The next chapter of team mates and their rivalry will cast the spot light on two old friends. They had been friends since their carting days together and had been competitive since they were small boys. Nico Rosberg, the son of a former world champion, fluent in five languages and having a blood line for racing at the top level was a racer at heart. Hamilton had come across to Mercedes from McLaren and was hungry for more drivers championships. The line in the sand between these two friends was drawn at the 2014 Bahrain Grand Prix. Rosberg used an engine mode that had itself been banned by Mercedes to give him a power advantage over Hamilton in the closing stages of the race. Hamilton saw red and knew that he would have to stake his claim, the friendship was over. Hamilton returned fire by himself using the banned engine modes at the Spanish Grand Prix a few races later. The war had begun!The on track dramas continued for 2014, with numerous instances of Hamilton and Rosberg backing each other up into slower cars and running into each other with clumsy moves causing tyre punctures.
In 2015, the F1 entourage went to the Circuit of the Americas in Austin, Texas. Hamilton was on course to claim his third drivers title and his first as a Mercedes employee. There was the usual on track battles, but one instance of Hamilton pushing Rosberg wide at turn one cemented the anger in Rosberg. Hamilton grabbed the lead back off Rosberg when he made a mistake and ran deep coming into turn twelve. Hamilton was crowned as the 2015 F1 drivers champion and race winner. Rosberg, languishing back in second wasn't happy. In the cool down room, the scene of so many fierce and fiery encounters before, another chapter was about to be written. Rosberg, seated in a chair, reminiscing on what had occurred was all of a sudden in possession of the second placed cap that had been passed to him by Hamilton. As an act of retaliation and expression of his anger, Rosberg picked the cap up and threw it straight back at Hamilton. Any hope of a reconciliation of the friendship had been well and truly been lost that day.
Hamilton passes the second placed cap to Rosberg before it was thrown back in anger
The 2016 season again saw the spotlight well and truly cast on the Hamilton and Rosberg relationship. The first incident occurred in Spain. Engine mapping and steering wheel controls came into the debate as Rosberg got the launch set up wrong during the formation lap. As a result, Hamilton had gained the lead and was quicker than Rosberg. Hamilton saw his chance to take the lead, but Rosberg was closing the gap across the track out of turn three. Hamilton dropped his right hand side wheels on the grass verge and lost control. Hamilton was now a passenger in his W07 and slammed into Rosberg. Both drivers were left with damaged cars sitting in the gravel trap. Their race was over.
Hamilton and Rosberg retire from the 2016 Spanish Grand Prix without having completed a single full lap of the race
Again in 2016, we witnessed another incident which sent the F1 community into meltdown with the debate about who was at fault. The scene was set, it was the last lap of the Austrian Grand Prix. Rosberg needed a break from the brake issues that had plagued him throughout the race. Rosberg made a mistake at turn one on his way to the finish line and an expected win. Hamilton pounced on the fault and as they came towards turn two, Hamilton took the outside line. Rosberg on the inside line turned, but appeared to not apply enough steering lock to carry out the manoeuvre? It appeared not to be enough for the turn to be completed as Rosberg sailed into the right hand side of Hamilton's car as he himself attempted to complete the right hand turn from the outside. Rosberg lost his front wing as a result of going straight on and ended up fourth, without a podium place or the much desired win. Hamilton continued on without as much damage to take the chequered flag. The debate as to who was at fault carried on for weeks, with the Mercedes team boss Toto Wolff breaking another desk with his renowned fist pumps and stating that team orders would be enforced if the two drivers kept carrying on in this manner, treating the championship like it was a bumper car ride. Rosberg was pin pointed as being at fault by the stewards for failing to leave enough racing space. Rosberg was in his own mind, simply trying to show that he was not the number two driver at Mercedes. This was confirmed at the end of the season when he took out the drivers title and a surprise announcement that he would retire. Rosberg took his bat and ball and went home.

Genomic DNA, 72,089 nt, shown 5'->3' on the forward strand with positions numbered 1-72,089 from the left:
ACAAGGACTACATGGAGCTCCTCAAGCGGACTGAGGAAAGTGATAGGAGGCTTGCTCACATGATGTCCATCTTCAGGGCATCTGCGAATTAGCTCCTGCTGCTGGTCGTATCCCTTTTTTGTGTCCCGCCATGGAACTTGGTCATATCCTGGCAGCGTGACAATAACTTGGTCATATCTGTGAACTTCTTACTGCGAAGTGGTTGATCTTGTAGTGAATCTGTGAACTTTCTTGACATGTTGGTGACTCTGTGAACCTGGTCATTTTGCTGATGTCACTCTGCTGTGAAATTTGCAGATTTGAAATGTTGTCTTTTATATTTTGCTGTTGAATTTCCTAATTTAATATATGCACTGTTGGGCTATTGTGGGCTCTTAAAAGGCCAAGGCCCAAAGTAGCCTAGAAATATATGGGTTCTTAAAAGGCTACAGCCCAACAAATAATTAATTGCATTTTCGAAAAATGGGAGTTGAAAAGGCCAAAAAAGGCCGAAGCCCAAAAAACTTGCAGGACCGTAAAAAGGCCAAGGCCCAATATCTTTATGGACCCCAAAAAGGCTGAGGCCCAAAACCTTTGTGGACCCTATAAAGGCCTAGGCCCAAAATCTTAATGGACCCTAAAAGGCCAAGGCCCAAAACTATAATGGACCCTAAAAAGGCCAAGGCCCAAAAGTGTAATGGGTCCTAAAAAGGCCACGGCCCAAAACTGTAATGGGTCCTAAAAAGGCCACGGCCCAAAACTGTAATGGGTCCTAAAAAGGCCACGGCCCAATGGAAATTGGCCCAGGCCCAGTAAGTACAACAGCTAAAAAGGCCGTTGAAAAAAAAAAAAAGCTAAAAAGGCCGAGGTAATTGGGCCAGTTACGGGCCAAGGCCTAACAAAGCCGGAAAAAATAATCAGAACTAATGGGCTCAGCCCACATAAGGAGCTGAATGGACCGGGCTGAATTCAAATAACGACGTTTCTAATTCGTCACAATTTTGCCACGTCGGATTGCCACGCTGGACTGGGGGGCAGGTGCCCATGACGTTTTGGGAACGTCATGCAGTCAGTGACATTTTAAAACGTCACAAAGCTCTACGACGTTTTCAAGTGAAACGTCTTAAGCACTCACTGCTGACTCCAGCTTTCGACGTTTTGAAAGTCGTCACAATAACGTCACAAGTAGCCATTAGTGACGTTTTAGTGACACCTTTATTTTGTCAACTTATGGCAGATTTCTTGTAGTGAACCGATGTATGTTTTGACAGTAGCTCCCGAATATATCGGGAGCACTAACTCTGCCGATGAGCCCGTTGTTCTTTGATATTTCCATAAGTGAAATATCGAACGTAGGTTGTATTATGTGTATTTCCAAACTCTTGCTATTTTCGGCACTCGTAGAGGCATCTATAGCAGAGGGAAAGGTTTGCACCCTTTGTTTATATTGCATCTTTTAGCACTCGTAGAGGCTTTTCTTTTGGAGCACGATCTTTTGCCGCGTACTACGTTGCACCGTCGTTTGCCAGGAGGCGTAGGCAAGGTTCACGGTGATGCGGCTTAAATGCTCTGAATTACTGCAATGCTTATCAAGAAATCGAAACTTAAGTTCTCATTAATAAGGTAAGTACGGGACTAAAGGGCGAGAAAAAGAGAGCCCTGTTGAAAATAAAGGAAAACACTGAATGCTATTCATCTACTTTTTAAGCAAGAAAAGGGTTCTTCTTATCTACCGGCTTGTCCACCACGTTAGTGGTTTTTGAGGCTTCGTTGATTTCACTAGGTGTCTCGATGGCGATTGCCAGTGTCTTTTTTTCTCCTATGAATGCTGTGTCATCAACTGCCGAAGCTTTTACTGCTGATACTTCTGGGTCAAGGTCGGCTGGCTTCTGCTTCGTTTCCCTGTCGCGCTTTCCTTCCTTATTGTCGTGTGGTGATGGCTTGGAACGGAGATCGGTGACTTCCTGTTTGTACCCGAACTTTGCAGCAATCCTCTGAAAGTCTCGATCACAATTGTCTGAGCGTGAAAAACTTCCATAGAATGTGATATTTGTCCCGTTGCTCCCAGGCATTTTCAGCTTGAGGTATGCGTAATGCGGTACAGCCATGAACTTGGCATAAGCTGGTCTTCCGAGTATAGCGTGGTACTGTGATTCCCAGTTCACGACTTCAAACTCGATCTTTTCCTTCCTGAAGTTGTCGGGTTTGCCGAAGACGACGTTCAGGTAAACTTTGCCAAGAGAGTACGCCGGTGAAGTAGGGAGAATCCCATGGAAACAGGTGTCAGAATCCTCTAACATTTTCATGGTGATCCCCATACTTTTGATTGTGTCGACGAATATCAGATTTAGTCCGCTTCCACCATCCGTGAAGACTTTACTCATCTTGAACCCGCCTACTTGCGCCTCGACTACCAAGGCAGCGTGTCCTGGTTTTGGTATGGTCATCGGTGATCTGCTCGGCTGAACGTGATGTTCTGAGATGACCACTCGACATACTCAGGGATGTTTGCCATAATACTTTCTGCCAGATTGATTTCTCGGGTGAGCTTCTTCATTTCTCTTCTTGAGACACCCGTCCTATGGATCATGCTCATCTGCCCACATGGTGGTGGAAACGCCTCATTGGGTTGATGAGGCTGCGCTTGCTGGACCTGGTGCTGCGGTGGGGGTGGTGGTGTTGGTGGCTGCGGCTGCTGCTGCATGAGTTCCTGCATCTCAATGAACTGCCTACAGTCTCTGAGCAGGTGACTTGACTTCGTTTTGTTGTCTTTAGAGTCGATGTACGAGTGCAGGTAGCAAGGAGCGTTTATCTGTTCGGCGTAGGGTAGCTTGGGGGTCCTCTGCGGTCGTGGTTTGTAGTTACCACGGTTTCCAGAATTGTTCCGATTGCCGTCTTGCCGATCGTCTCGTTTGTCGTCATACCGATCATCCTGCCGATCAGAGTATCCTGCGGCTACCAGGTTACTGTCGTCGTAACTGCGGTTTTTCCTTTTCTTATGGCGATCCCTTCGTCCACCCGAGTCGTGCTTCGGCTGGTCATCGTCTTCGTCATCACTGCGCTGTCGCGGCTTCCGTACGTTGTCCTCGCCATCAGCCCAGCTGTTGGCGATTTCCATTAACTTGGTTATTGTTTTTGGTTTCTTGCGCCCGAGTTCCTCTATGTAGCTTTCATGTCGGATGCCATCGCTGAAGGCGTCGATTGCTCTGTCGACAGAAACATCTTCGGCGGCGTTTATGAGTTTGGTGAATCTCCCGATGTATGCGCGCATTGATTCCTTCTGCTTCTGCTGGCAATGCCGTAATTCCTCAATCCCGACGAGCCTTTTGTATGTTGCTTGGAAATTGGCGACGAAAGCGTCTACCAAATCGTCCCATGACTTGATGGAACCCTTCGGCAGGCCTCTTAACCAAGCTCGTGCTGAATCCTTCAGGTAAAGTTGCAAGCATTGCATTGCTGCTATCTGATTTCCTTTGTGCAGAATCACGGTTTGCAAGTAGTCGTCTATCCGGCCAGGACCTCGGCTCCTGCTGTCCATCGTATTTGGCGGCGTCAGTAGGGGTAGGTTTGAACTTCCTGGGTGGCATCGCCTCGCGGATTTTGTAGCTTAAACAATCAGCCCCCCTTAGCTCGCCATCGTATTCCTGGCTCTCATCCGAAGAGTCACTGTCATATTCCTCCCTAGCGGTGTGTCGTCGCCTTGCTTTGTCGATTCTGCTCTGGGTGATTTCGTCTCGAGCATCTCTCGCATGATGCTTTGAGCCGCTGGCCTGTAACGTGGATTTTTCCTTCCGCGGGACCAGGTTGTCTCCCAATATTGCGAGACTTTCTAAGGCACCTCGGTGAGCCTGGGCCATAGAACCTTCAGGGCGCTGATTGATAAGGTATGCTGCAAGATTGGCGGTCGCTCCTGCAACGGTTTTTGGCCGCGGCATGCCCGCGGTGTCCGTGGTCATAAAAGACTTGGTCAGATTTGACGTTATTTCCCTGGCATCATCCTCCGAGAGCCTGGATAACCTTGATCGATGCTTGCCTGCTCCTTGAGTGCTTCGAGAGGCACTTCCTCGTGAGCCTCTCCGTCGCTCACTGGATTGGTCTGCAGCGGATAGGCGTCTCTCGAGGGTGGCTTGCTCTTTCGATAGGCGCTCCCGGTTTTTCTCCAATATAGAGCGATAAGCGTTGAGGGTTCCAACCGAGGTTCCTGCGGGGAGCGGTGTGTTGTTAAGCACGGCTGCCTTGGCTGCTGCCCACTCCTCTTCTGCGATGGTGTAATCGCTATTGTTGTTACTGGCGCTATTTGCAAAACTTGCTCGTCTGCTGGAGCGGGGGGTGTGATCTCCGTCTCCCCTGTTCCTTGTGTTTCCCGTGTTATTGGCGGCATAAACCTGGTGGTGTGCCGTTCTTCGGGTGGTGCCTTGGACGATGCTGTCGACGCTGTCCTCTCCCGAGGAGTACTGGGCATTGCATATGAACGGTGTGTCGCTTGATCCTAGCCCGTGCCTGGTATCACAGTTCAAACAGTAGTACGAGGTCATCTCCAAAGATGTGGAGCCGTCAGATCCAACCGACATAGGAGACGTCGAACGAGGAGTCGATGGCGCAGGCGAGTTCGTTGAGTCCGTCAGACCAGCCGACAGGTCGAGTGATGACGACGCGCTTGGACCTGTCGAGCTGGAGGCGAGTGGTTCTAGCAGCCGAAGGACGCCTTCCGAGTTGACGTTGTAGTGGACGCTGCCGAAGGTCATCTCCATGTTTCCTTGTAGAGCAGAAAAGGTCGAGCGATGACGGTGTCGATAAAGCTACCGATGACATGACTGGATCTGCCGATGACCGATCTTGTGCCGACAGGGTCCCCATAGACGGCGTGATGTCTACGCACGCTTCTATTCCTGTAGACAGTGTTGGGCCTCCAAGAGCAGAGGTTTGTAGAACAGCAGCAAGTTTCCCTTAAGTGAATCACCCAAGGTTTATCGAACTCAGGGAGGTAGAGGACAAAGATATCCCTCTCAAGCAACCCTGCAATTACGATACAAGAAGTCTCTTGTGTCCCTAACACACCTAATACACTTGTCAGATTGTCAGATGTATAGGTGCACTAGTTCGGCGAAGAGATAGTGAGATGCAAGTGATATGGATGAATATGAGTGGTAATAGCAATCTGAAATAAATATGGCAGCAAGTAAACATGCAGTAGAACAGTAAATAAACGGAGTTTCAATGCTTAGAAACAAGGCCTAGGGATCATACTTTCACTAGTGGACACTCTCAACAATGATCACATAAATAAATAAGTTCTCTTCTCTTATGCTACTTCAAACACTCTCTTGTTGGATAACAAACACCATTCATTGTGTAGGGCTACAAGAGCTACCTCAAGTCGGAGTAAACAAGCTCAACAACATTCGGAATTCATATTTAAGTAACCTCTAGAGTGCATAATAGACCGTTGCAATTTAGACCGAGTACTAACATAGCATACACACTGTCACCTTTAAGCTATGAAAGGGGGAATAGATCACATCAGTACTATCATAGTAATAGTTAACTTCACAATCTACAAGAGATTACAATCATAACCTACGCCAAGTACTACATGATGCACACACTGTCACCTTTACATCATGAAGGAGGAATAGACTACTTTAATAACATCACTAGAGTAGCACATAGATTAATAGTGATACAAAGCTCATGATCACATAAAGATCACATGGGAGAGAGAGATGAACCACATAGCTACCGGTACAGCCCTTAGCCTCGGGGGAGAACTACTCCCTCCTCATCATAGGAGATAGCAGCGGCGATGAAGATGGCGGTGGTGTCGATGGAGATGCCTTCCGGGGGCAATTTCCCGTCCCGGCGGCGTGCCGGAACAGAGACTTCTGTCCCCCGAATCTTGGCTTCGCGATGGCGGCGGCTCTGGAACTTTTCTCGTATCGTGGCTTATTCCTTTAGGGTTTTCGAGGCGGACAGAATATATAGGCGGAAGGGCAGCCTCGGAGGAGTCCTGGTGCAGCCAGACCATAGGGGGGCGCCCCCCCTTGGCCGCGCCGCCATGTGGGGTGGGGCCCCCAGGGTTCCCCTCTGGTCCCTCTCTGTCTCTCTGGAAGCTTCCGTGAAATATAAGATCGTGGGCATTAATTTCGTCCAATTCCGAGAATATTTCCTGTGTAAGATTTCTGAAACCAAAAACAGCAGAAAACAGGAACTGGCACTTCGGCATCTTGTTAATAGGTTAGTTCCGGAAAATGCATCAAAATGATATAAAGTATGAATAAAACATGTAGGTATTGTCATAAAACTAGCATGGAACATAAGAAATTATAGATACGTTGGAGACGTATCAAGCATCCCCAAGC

Rosberg takes the long way around turn two at the Red Bull Ring, colliding
into the side of Hamilton
So to answer my question, every F1 driver wants to win and claim the drivers championship. It's the dream that every racing driver has, no matter what category they're racing in. If you drive for a team, I believe that it is not up to an individual driver to dictate to the team bosses who they want on the other side of the garage. Its is up to the team to decide who will be the drivers mate, rival and counterpart in the garage. Who can the team place in the seats of their cars to best deliver the results and being home the prize. Your greatest competitor is always your team mate, the one you always want to beat.